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Rupert Brooke's signature

Brooke's biographies

There have been several biographies of Rupert Brooke and his close circle of friends, each of which have differed greatly from the others.

Edward Marsh claimed that Rupert Brooke chose him as his literary executor in February 1915. This led to Marsh writing his first biography, which was initially published as a preface to The Collected Poems of Rupert Brooke in 1918, then as a separate book.

The biography was the subject of much discussion among Brooke’s friends and his mother.Mary Ruth Brooke made it clear that she would have liked Geoffrey Keynes (later to be appointed one of Rupert Brooke’s literary trustees) to write about her son, as Keynes had known him much longer. After delays in the publication of Marsh’s Memoir (see a scan of the American edition, including important prefaces), it received a mixed reception. Many thought that it omitted certain important aspects of Brooke’s life and failed to give a true representation of his personality. Subsequent biographers have attempted to correct this.

Daily Express clipping
Review of The collected poems of Rupert Brooke, with a memoir [by E. Marsh]. Cutting taken from Daily Express, 1 August 1918. Archive Centre, King’s College, Cambridge. RCB/Xd/29
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An anonymous review of The Collected Poems of Rupert Brooke, with a Memoir was published in the Times Literary Supplement on 8 August 1918. A letter which Virginia Woolf wrote to Rupert Brooke’s friend Ka Cox on 13 August 1918 suggests that Woolf was the author of the review.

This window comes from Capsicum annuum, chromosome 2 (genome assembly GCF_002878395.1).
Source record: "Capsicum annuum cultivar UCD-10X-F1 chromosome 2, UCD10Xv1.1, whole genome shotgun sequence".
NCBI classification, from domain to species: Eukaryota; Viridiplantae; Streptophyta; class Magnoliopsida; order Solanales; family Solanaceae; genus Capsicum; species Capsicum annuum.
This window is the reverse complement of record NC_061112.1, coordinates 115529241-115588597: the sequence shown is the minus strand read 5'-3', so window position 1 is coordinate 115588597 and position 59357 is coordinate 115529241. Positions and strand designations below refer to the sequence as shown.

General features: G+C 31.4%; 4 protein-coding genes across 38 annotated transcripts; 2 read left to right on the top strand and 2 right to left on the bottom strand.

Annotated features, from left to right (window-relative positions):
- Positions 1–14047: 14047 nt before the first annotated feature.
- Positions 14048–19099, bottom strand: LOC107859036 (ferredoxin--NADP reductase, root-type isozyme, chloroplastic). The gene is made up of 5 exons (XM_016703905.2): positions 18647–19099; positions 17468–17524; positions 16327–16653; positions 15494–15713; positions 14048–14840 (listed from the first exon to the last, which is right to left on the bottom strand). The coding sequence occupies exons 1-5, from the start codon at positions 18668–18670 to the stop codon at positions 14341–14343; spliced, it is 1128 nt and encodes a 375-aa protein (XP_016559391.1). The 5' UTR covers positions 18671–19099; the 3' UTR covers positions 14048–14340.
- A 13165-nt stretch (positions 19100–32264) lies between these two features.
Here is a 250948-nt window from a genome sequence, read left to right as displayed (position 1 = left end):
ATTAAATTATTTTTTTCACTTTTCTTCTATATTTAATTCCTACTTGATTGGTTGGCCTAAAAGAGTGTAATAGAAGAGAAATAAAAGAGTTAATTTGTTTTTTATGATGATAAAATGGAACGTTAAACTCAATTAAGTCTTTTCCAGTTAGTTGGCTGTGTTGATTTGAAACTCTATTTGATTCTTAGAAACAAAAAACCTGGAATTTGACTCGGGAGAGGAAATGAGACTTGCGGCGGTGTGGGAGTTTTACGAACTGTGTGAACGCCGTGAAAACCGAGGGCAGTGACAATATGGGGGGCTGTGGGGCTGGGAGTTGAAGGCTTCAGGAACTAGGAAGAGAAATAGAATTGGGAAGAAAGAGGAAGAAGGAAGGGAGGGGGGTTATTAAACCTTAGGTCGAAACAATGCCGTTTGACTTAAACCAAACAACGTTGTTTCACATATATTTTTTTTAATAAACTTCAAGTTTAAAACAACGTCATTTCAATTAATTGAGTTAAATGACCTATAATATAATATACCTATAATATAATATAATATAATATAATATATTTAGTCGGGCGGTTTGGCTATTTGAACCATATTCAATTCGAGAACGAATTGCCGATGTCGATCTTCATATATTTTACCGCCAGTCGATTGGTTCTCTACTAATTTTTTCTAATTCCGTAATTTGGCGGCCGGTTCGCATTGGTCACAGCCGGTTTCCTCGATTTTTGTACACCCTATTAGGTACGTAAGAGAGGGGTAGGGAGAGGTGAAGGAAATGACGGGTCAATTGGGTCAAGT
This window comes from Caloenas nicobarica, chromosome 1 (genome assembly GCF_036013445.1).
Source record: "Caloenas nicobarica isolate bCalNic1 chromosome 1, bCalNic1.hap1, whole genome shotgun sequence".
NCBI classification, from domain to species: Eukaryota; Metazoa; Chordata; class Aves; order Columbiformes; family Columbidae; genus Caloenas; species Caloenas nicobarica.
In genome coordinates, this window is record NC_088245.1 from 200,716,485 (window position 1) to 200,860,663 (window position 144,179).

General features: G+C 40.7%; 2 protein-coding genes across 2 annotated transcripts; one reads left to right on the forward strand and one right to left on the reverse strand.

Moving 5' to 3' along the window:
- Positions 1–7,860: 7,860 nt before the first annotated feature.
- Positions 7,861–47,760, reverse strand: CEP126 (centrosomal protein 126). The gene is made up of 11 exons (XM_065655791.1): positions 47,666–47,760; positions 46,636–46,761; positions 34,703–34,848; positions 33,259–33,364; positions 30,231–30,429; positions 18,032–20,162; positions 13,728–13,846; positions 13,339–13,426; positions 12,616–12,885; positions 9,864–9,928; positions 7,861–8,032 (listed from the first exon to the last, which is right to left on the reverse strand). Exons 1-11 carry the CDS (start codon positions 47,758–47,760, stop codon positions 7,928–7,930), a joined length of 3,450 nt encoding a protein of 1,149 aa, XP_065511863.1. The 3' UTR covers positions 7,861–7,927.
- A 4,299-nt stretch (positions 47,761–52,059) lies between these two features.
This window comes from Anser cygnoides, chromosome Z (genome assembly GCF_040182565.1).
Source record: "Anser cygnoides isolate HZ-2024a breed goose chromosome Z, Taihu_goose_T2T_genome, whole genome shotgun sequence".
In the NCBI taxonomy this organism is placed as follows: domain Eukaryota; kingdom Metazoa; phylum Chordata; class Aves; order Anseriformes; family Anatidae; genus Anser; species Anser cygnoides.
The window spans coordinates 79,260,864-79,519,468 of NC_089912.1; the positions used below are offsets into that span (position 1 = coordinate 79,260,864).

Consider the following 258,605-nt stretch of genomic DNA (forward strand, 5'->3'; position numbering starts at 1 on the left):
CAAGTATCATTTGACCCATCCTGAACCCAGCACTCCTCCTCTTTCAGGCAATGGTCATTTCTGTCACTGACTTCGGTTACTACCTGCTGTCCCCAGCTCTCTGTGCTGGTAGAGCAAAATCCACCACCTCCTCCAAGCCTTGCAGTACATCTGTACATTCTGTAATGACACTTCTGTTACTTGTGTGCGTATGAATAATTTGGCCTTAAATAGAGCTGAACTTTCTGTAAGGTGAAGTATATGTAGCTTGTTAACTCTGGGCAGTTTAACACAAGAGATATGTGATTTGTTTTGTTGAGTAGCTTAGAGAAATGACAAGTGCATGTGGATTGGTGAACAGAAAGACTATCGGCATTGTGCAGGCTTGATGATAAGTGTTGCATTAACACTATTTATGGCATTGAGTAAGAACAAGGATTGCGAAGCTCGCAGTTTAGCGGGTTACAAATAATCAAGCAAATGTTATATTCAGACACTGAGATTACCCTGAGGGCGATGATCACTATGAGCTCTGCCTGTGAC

TLS review of Brooke's poems
Review of The collected poems of Rupert Brooke, with a memoir [by E. Marsh]. Cutting taken from Times Literary Supplement, 8 August 1918. The Society of Authors as the Literary Representative of the Estate of Virginia Woolf. Archive Centre, King’s College, Cambridge. RCB/Xd/24.
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She appears to have been concerned about what Mrs. Brooke would think of the review. Although she was not particularly close to Rupert Brooke, Virginia Woolf had known the Brooke family for many years and two of Rupert Brooke’s closest friends in his early life were younger brothers of her friends in the Bloomsbury group (Geoffrey Keynes and James Strachey, younger brothers of John Maynard Keynes and Lytton Strachey respectively).

Transcript of a letter from Geoffrey Keynes to Eddie Marsh, 16 March 1915. Archive Centre, King’s College, Cambridge. RCB/S/9/2.

Geoffrey Keynes published an edition of Brooke’s letters in 1968. Later Keith Hale edited another edition of letters, this time focusing on the correspondence of Rupert Brooke and his friend James Strachey. In the preface to Hale’s book he stated that ‘the previously published Brooke correspondence was heavily edited or censored’. When Keynes omitted part of a letter, this was usually indicated using three asterisks, although there is at least one case of a postscript being omitted without that indication.